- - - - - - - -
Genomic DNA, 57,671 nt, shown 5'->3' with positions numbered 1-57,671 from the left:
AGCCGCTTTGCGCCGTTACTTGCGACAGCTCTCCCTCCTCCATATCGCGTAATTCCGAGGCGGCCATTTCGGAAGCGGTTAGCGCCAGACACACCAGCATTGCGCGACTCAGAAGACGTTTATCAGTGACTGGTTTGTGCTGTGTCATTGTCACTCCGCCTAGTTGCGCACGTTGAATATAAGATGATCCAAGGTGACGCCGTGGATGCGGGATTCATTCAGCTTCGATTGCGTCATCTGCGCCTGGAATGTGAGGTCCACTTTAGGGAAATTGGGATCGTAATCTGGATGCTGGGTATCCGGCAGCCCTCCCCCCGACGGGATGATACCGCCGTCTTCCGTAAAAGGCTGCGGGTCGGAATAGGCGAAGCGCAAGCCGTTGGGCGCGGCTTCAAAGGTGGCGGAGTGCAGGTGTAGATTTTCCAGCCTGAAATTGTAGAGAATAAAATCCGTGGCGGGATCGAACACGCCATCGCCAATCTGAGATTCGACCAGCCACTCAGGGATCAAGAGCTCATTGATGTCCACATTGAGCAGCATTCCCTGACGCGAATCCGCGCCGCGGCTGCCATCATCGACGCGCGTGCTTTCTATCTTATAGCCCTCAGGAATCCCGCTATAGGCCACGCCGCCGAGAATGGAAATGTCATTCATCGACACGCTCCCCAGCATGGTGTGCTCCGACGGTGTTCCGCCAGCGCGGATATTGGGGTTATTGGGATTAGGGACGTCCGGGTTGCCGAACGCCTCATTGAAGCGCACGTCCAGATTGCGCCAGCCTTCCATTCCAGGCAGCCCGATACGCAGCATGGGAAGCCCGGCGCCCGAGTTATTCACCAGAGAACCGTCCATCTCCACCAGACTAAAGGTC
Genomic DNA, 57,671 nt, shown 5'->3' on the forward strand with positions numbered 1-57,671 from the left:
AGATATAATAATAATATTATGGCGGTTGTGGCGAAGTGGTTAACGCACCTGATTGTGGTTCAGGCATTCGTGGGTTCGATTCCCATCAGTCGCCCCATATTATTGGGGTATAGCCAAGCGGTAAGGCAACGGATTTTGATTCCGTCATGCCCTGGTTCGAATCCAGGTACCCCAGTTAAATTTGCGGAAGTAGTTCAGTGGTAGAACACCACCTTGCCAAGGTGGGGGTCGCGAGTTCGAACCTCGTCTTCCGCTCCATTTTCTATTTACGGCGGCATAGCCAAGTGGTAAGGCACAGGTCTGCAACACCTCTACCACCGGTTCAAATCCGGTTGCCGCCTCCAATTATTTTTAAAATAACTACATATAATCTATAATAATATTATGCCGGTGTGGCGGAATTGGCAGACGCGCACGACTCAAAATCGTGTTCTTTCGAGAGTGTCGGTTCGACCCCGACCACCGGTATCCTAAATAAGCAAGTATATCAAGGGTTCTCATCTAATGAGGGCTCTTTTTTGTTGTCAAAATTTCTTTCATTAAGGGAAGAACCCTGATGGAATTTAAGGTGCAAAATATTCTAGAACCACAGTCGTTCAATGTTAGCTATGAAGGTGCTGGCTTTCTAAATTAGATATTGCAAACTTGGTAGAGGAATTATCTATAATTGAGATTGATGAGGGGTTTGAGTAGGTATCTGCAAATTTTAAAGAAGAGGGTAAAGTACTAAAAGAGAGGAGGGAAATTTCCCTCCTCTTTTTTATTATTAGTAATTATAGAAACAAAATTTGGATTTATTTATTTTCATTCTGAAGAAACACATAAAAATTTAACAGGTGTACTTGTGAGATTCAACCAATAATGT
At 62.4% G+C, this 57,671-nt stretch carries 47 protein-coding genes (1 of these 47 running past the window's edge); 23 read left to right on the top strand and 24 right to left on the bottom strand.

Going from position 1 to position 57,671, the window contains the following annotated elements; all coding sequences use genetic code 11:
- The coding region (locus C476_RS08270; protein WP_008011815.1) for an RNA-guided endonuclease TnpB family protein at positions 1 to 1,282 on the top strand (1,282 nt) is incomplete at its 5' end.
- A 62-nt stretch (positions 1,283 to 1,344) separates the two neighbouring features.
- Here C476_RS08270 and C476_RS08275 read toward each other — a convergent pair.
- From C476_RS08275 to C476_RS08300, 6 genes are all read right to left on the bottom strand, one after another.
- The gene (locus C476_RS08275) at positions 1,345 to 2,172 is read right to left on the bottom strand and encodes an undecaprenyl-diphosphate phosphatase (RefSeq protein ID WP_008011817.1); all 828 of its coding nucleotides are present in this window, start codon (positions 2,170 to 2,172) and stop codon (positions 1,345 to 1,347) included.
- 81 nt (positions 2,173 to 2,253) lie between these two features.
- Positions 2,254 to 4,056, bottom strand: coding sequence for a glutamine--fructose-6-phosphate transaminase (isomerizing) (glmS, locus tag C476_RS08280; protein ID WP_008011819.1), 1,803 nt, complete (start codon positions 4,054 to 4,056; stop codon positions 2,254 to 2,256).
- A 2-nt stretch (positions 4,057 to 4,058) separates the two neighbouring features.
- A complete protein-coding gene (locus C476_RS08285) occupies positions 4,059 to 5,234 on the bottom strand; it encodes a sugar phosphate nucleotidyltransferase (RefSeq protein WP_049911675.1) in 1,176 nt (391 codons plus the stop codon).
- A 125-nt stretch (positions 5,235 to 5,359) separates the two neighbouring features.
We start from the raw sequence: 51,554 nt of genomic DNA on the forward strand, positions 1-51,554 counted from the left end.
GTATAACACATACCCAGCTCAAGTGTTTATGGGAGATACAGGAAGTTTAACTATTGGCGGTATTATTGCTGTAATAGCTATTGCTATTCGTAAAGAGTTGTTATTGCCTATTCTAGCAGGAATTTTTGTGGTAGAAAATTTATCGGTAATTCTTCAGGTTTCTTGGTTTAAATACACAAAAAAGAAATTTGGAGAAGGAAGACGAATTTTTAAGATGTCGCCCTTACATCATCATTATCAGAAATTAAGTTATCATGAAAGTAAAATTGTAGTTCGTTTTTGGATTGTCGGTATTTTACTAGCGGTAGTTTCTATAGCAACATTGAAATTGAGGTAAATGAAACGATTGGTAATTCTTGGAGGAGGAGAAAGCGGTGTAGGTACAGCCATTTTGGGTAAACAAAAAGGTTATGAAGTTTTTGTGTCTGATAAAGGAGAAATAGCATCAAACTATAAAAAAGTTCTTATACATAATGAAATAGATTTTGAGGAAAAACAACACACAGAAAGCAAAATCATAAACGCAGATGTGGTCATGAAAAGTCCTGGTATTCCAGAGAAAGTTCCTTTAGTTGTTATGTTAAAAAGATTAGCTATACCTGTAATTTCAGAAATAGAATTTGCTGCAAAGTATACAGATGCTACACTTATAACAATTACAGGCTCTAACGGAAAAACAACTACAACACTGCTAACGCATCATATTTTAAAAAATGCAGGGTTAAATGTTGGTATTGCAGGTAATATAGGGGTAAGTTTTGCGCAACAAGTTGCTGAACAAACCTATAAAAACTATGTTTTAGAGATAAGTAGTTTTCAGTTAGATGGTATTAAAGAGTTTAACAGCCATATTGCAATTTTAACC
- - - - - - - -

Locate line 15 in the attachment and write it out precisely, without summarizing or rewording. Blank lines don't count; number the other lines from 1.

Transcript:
- A complete protein-coding gene (locus C476_RS08285) occupies positions 4,059 to 5,234 on the bottom strand; it encodes a sugar phosphate nucleotidyltransferase (RefSeq protein WP_049911675.1) in 1,176 nt (391 codons plus the stop codon).